25. The pain can feel all consuming but you’ll get there. Pain is temporary, work with your gastro team to find a solution, because there is one out there.

So there we have it. 25 things I’ve learnt by the age of 25. They might not be true for you, but they were all new information for me at one point. What have you learned from your illness? Chuck a comment below. I’d love to know!
– R. x

Forget them.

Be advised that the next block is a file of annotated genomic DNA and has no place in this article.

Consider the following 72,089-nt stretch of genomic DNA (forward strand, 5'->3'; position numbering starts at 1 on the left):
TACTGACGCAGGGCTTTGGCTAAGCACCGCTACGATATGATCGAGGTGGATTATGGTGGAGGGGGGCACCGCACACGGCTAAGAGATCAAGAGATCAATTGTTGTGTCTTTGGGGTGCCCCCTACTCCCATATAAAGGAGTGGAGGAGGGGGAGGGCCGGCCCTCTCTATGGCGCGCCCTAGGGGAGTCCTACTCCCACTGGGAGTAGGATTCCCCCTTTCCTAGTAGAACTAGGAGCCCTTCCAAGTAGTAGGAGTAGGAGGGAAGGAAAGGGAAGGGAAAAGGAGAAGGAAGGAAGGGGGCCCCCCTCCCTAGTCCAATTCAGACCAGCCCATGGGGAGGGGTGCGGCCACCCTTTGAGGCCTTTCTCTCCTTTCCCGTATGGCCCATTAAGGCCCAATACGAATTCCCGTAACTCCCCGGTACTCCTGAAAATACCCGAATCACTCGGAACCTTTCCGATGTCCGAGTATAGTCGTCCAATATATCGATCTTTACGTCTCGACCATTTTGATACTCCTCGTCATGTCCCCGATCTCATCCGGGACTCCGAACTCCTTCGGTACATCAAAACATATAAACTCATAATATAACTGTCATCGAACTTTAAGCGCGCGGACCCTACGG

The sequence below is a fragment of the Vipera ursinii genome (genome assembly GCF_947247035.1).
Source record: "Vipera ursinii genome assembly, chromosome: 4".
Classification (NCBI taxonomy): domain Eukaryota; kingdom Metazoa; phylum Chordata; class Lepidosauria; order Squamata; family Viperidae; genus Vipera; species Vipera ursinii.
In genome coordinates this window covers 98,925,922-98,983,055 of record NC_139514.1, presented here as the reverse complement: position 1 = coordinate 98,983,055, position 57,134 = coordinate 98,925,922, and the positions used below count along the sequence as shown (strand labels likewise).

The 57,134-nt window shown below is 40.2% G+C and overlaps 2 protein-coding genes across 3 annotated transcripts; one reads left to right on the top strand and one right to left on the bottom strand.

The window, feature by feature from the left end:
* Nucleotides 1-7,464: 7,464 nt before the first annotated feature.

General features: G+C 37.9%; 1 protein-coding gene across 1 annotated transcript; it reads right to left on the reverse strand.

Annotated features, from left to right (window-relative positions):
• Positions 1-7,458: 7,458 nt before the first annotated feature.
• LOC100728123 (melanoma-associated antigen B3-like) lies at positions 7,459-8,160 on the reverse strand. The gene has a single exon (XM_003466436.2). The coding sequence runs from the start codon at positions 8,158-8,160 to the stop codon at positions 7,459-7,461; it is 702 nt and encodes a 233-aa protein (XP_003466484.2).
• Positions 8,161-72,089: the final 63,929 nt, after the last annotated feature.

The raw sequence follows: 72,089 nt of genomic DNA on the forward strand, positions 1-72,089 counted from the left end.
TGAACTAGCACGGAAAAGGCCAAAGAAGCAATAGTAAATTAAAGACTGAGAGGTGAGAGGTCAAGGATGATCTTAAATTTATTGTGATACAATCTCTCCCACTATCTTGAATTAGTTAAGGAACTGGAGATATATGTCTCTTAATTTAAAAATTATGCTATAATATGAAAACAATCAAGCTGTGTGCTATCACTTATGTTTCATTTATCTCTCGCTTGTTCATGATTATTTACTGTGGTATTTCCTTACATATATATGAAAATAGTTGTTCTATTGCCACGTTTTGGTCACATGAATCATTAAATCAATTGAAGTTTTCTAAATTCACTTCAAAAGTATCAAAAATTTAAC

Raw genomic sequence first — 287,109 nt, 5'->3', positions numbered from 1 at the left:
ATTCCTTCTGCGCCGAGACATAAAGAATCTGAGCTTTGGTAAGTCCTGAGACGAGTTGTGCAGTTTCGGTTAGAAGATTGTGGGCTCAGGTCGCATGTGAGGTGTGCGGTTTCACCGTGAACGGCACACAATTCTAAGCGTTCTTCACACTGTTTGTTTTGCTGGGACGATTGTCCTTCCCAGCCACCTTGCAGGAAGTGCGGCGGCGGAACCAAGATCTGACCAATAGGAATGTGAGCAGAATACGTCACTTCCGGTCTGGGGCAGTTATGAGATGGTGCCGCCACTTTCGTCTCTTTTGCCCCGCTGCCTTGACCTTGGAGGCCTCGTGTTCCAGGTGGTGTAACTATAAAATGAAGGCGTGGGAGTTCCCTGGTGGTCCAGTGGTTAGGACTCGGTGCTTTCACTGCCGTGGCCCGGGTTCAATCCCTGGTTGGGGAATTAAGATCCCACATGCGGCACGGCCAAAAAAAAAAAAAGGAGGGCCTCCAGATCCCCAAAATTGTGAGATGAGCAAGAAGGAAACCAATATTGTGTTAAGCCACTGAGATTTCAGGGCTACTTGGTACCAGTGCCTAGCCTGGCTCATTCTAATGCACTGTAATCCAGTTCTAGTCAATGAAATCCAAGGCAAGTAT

One thing I know, having lived with Crohn’s disease (diagnosed or not) is that you can’t expect everyone to ‘get’ it. The same can be said for any chronic illness. Some will be incredibly supportive; they will call or text, or visit you in hospital. You will catch up with them and feel genuine kindness and empathy. Some will show compassion and a want to understand. They will offer support and a listening ear, even if it’s once every couple of months. These interactions are just as important. Don’t think that because you haven’t spoken to them in a while that it means any less, because they get it, they understand what you are going through and they care. Others; not so much. You will meet the ignorant, the rude and the petty.  These are the individuals that have  the ability to make you feel isolated and wrong for having your illness. They will question your illness. They will question your symptoms. They will question your actions. They will nod sweetly and wish you well, all whilst mentally preparing their version of events. Forget them. You will come across them your entire life but all you need to remember; is to forget them. Trying to make them understand won’t ever work because they’ve already made their mind up. Trying to get them to listen won’t work because they’re deaf to anything other than shallow socialisation. They don’t want to know about you or your problems, unless it benefits them in some way and that’s fine. Just forget them. You have you to focus on. Right now, surround yourself with those people we talked about at the beginning. Surround yourself with the people that believe you without question, that listen without judgement and that empathise without sympathy. You are doing great and for those that don’t see it; forget them.